So where does evidence come in? Understanding how to improve the world is a global public good, and institutions such as the World Bank can gather evidence, store it, and help countries interpret it. Such a “knowledge bank” would be invaluable to governments that are genuinely looking for poverty reduction and want to learn from others’ mistakes and successes. I have no doubt that randomized controlled trials would play a useful part in constructing this storehouse of knowledge.
But there are limits. Take Banerjee’s example of flip charts. The effectiveness of flip charts clearly depends on many things, of which the skill of the teacher and the age, background, and previous training of the children are only the most obvious. So a trial from a group of Kenyan schools gives us the average effectiveness of flip charts in the experimental schools relative to the control schools for an area in western Kenya, at a specific time, for specific teachers, and for specific pupils. It is far from clear that this evidence is useful outside of that situation. This qualification also holds for the much more serious case of worms, where the rate of reinfection depends on whether children wear shoes and whether they have access to toilets. The results of one experiment in Kenya (in which there was in fact no randomization, only selection based on alphabetical order) hardly prove that deworming is always the cheapest way to get kids into school, as Banerjee suggests.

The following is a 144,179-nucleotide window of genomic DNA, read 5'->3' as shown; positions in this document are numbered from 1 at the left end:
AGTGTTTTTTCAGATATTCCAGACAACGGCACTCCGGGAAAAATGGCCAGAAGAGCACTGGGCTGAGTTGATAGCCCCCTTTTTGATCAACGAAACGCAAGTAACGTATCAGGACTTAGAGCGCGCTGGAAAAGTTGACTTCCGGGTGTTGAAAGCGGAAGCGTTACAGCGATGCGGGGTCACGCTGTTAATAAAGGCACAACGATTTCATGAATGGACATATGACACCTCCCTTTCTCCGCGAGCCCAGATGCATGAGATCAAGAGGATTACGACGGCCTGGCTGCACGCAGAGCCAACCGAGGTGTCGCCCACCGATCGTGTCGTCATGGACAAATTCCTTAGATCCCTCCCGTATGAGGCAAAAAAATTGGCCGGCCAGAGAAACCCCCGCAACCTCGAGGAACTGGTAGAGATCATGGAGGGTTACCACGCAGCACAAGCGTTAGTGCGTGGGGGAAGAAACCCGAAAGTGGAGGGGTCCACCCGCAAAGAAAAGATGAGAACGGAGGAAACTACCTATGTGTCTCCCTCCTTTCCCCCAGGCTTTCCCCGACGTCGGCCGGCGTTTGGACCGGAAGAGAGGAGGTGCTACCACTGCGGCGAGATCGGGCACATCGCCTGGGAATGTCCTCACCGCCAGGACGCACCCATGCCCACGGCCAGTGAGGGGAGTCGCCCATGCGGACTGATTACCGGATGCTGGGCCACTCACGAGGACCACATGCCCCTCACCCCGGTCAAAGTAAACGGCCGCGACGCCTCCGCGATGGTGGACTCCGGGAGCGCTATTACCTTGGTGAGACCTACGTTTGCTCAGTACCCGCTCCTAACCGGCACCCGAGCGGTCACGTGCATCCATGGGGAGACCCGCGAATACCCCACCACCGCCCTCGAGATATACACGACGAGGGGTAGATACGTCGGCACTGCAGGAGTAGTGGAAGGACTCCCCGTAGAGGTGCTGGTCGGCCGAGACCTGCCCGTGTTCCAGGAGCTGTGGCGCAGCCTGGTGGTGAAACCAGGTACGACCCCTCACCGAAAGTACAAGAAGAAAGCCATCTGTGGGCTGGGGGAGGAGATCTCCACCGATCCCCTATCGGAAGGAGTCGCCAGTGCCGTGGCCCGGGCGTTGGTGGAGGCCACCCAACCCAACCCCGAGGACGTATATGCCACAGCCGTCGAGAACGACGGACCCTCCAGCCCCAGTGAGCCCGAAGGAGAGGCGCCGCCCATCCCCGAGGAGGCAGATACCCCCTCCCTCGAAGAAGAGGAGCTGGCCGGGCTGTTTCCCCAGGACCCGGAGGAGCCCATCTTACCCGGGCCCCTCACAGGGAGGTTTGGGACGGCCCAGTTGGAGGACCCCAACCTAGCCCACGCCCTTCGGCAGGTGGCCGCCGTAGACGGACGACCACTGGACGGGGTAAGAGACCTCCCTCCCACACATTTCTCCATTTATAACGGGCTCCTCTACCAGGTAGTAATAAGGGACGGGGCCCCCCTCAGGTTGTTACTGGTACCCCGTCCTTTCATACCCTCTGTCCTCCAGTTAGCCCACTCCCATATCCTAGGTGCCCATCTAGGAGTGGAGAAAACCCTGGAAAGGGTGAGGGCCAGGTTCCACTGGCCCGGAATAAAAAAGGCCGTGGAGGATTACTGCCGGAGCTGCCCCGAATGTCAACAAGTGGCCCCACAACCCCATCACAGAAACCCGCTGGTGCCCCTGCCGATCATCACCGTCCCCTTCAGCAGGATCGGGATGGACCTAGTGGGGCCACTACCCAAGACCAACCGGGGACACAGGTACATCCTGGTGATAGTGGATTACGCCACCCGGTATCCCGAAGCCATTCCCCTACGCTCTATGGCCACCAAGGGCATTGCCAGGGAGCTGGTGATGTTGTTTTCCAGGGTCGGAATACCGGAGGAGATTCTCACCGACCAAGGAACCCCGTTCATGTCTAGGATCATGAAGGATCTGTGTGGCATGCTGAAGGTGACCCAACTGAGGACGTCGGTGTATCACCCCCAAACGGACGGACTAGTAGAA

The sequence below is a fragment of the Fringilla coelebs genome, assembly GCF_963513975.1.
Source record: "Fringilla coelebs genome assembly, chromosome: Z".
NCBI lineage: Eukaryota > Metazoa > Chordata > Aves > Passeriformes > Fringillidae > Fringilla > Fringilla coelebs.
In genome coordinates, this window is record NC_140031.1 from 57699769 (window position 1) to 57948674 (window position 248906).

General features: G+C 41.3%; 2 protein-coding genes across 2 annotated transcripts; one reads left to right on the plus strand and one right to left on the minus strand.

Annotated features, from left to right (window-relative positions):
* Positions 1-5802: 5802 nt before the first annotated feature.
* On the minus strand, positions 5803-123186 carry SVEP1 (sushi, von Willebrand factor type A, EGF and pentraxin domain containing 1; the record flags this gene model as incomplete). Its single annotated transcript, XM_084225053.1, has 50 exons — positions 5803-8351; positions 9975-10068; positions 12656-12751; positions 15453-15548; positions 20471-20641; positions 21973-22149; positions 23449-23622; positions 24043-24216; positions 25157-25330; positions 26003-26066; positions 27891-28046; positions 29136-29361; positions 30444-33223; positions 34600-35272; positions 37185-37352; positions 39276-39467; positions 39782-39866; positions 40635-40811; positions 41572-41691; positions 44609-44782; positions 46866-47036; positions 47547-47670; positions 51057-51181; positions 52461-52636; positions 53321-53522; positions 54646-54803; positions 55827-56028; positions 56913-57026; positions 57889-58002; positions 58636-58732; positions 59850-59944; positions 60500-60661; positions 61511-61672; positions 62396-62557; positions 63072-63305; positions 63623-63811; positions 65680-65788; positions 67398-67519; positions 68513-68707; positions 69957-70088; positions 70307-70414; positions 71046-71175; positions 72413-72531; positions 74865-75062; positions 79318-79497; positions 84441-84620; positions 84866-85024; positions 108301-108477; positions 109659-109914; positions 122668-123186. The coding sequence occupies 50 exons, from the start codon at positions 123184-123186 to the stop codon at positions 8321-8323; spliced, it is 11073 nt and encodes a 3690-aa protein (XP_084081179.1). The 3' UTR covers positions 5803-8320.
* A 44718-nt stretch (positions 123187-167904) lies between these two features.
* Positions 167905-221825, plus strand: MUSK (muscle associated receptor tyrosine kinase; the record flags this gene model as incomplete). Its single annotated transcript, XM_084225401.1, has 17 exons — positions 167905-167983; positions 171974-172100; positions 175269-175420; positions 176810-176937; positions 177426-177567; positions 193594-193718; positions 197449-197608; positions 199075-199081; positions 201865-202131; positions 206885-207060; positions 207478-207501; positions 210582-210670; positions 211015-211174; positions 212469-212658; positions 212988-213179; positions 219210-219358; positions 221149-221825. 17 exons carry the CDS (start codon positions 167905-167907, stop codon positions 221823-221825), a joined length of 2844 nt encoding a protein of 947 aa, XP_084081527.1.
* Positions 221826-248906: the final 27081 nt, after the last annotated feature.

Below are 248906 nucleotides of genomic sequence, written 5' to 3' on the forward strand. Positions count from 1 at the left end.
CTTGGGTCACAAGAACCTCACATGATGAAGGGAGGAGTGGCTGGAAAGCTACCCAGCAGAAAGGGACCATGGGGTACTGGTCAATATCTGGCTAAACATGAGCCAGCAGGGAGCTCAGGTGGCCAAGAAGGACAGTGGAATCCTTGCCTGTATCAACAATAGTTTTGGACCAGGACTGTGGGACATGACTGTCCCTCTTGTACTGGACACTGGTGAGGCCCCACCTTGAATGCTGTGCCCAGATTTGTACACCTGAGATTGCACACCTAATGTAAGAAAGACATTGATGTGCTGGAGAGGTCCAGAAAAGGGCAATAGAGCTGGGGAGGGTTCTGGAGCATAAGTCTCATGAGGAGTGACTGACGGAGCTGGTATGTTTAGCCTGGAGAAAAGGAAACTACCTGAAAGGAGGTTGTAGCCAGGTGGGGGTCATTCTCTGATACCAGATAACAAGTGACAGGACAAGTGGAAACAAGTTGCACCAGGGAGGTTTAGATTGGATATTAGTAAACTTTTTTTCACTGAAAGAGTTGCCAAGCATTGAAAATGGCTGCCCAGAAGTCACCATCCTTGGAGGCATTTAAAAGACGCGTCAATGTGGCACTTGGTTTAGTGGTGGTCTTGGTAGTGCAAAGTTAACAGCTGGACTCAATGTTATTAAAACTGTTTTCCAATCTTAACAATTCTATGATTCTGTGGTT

The comparison with the FDA is very much to the point, but only because exactly the same problems come up. For a specific doctor facing a specific patient, the average outcome of a randomized controlled trial will often be unhelpful. The physician usually has some theory of how the drug works and also an understanding of her patient, who might, for example, be elderly, frail, overweight, and an ex-smoker, with a history of responding to some medications and not others. Therefore the physician will often not prescribe a drug that passed its randomized controlled trial with flying colors and instead prescribe one that did less well but that is a better fit for the patient. Much of medicine is not “evidence-based,” for good reason.
There is no simple way to use randomized controlled trials to eliminate global poverty. They are expensive and technically and politically difficult to do well. We must be careful to apply them only where there is a good chance that the results will be applicable elsewhere. Otherwise, we will be gathering evidence, not knowledge.
Angus Deaton is the the Dwight D. Eisenhower Professor of Economics and International Affairs at Princeton University and author of The Great Escape: Health, Wealth, and the Origins of Inequality.